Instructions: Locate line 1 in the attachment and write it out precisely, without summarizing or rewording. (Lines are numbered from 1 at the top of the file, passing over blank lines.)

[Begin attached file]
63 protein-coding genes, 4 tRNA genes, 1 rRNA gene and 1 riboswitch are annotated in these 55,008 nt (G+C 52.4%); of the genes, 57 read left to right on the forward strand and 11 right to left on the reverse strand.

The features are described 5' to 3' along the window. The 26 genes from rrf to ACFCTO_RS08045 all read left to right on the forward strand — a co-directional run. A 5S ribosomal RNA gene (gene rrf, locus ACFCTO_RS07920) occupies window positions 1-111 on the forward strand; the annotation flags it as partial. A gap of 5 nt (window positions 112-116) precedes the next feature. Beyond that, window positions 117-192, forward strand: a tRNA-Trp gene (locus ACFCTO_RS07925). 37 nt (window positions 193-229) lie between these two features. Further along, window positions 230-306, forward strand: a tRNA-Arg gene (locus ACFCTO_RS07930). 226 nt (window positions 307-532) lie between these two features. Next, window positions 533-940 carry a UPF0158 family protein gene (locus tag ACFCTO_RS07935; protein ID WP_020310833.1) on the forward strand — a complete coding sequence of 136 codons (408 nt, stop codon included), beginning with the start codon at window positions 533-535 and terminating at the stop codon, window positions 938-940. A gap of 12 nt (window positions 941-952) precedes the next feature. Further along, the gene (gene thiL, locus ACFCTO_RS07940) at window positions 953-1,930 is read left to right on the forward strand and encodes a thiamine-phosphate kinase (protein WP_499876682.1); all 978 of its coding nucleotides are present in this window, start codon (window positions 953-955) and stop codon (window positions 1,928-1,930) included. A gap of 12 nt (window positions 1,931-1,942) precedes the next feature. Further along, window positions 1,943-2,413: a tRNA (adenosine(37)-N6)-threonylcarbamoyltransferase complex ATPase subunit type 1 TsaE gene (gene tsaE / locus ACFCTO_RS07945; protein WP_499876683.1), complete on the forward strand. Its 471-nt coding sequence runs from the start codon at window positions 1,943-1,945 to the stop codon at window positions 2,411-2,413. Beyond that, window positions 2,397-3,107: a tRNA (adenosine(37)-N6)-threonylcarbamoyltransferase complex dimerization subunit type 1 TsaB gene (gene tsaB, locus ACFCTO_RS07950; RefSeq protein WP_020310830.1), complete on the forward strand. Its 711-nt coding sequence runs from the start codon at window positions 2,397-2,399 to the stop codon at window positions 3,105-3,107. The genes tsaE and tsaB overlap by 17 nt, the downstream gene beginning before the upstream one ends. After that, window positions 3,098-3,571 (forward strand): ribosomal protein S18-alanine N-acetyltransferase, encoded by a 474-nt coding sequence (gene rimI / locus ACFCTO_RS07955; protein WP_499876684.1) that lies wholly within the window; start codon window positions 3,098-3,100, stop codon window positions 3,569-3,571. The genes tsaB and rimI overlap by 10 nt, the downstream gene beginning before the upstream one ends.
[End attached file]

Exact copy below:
63 protein-coding genes, 4 tRNA genes, 1 rRNA gene and 1 riboswitch are annotated in these 55,008 nt (G+C 52.4%); of the genes, 57 read left to right on the forward strand and 11 right to left on the reverse strand.